Entertain Yourself: Part 2
Brendan is a member of The Motley Fool Blog Network -- entries represent the personal opinion of the blogger and are not formally edited.
How is the dream vacation planning? Disney’s (NYSE: DIS) Shanghai resort and theme park sure sounds like a good option for 2016. (For those that did not read the first part of this analysis, you will want to review the content here.)
To continue, we will look at profitability ratios:
Profit margin reveals a firm’s net income given its level of sales. One explanation of why Viacom’s (NASDAQ: VIA) PM is highest results from the fact that it does not have as high a percentage of costs. For example, Viacom recorded total sales of nearly $14 billion in 2012 compared to Comcast’s (NASDAQ: CMCSA) total sales of just over $62.5 billion. But, just Comcast’s SGA expenses were nearly 10x that of Viacom. A healthy profit margin means that managers are able to control expenses while maintaining or increasing revenues.
The problem with this metric is that the profit margin on sales does not distinguish between the effect of leverage and the effectiveness of sales in producing profits. So, investors must be cautious when comparing the PM of a highly leveraged firm with the PM of a less leveraged firm. In fact, as you may recall from Part 1, Viacom is more leveraged than the other firms, particularly with long term debt. Therefore, Viacom’s PM is likely inflated, especially when compared to Disney. Again, Disney proves to be a good buy.
Return on Assets
While the ROA provides some insights into how effective firms’ assets are in generating income, the metric is inconsistent. Why? The net income is available to shareholders of the firm, while the total assets represent the investments by both shareholders and creditors. As a result, the ROA compares what one group receives with what two groups invested.
Additionally, it is important to identify line items listed on the firms’ balance sheet when considering the ROA. Comcast, for instance, has over $77 million listed in intangible assets. These non-physical assets are still valuable to Comcast and enable the firm to sustain a competitive advantage; however, (and unfortunately for this metric) they do not directly aid the company in generating income. The result is clear for Comcast—a lower ROA. Be sure to recognize such tendencies; if you do, you will be ahead of the curve.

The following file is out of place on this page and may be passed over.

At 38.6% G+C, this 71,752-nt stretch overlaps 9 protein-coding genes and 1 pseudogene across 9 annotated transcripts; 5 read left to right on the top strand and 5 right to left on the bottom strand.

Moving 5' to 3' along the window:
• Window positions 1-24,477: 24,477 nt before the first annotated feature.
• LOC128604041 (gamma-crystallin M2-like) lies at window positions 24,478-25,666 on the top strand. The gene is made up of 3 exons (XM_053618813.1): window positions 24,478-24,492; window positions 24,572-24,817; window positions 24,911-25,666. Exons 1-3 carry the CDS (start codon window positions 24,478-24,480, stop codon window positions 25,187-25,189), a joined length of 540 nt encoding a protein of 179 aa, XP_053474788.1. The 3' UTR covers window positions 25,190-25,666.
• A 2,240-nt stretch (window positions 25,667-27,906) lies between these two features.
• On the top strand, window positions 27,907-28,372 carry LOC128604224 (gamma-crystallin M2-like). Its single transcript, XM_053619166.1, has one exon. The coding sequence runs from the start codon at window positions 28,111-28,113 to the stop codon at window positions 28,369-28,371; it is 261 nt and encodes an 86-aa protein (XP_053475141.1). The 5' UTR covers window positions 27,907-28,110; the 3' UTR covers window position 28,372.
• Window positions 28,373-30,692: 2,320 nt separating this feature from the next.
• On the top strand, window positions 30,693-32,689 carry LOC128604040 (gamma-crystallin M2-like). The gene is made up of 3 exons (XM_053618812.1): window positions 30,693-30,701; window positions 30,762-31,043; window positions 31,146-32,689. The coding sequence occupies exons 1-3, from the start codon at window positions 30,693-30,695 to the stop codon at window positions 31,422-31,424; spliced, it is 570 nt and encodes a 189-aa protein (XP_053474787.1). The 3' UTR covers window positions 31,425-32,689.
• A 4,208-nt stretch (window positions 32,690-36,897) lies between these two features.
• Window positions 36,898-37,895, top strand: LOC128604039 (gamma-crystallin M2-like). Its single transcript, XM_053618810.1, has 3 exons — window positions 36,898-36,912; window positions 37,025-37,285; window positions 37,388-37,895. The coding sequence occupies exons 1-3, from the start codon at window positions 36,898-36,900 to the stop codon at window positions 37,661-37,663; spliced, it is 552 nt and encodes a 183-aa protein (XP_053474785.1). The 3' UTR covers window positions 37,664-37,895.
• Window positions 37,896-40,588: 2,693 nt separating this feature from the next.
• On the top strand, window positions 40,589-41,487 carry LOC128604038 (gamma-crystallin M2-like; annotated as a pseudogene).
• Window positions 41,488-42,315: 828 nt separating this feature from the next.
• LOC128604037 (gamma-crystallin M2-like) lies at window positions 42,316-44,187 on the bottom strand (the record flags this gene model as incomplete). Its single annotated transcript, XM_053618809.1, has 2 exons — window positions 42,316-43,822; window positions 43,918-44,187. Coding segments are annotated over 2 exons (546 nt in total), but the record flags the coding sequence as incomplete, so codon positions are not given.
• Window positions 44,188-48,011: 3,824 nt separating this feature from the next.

When considering an investment, look at similar line items that affect particular metrics. You may be surprised to learn that a company with a seemingly inefficient ROA can be a good investment.
Return on Equity
As an investor, your eyes may be drawn to this measure. You must realize, though, that net income is a flow of cash generated throughout the year whereas equity is the “stock” at the end of the year. And moving forward, Viacom has to overcome some tremendous hurdles to maintain a high ROE. Netflix, for example, recently announced higher subscriber growth—nearly matching Time Warner’s (NYSE: TWX) esteemed HBO premium cable channel. As stated in The Wall Street Journal, Netflix does not plan to renew a license in May for Viacom’s Nickelodeon, MTV, and BET networks. Rather, Netflix is interested in particular programs and is even considering offerings from Disney, Hasbro, and other firms. As a result, Viacom needs to cut costs or work on generating revenue; or, it likely will not meet analyst forecasts.
Additionally, News Corp (NASDAQ: NWS) is showing strong signs of growth. Its ROE is up nearly 10% from just under 5% for 2012. CEO Rupert Murdoch also forecasts strong growth into the future. He recently announced that the corporation will be split into two companies. One will specialize in media & entertainment while the other will include the newspaper and publishing industry. As a result, each arm is poised to focus on its niche and acquire other firms without upsetting the valuation or business processes of the other company. Expect to see positive momentum with these two stocks.
Last, we will briefly review two market value ratios:
As indicated above, each company has a seemingly strong PE ratio. However, keep your eyes on Time Warner, News Corp, and Disney. Each of these firms anticipates strong growth moving forward, and each is working through new strategies to gain additional market share. Time Warner, for example, recently posted a 5% increase in earnings, even after losing nearly 120,000 video customers in just the first quarter. As a result of executing strategy properly, Time Warner's Chairman and CEO said, “I remain very excited about the long-term prospects." (more detail will be covered in Part 3).
Finally, we see that Time Warner, News Corp, and Comcast are all strong contenders in book value/share. That is, if they were to liquidate, their balance sheet is strong given their respective stock price. This conclusion makes sense, especially given the firms’ current ratio as discussed in Part 1. In short, Time Warner is clearly the winner in this category.
The above ratios indicate that several of the analyzed firms will prove to be fruitful investments. However, each opportunity comes with risk, and you must determine the degree of risk you are willing to embrace.
Part 3 will tie all components together and provide an overview of each company moving forward.
Brendan Marasco has no position in any stocks mentioned. The Motley Fool recommends Walt Disney. The Motley Fool owns shares of Walt Disney. Try any of our Foolish newsletter services free for 30 days. We Fools may not all hold the same opinions, but we all believe that considering a diverse range of insights makes us better investors. The Motley Fool has a disclosure policy. Is this post wrong? Click here. Think you can do better? Join us and write your own!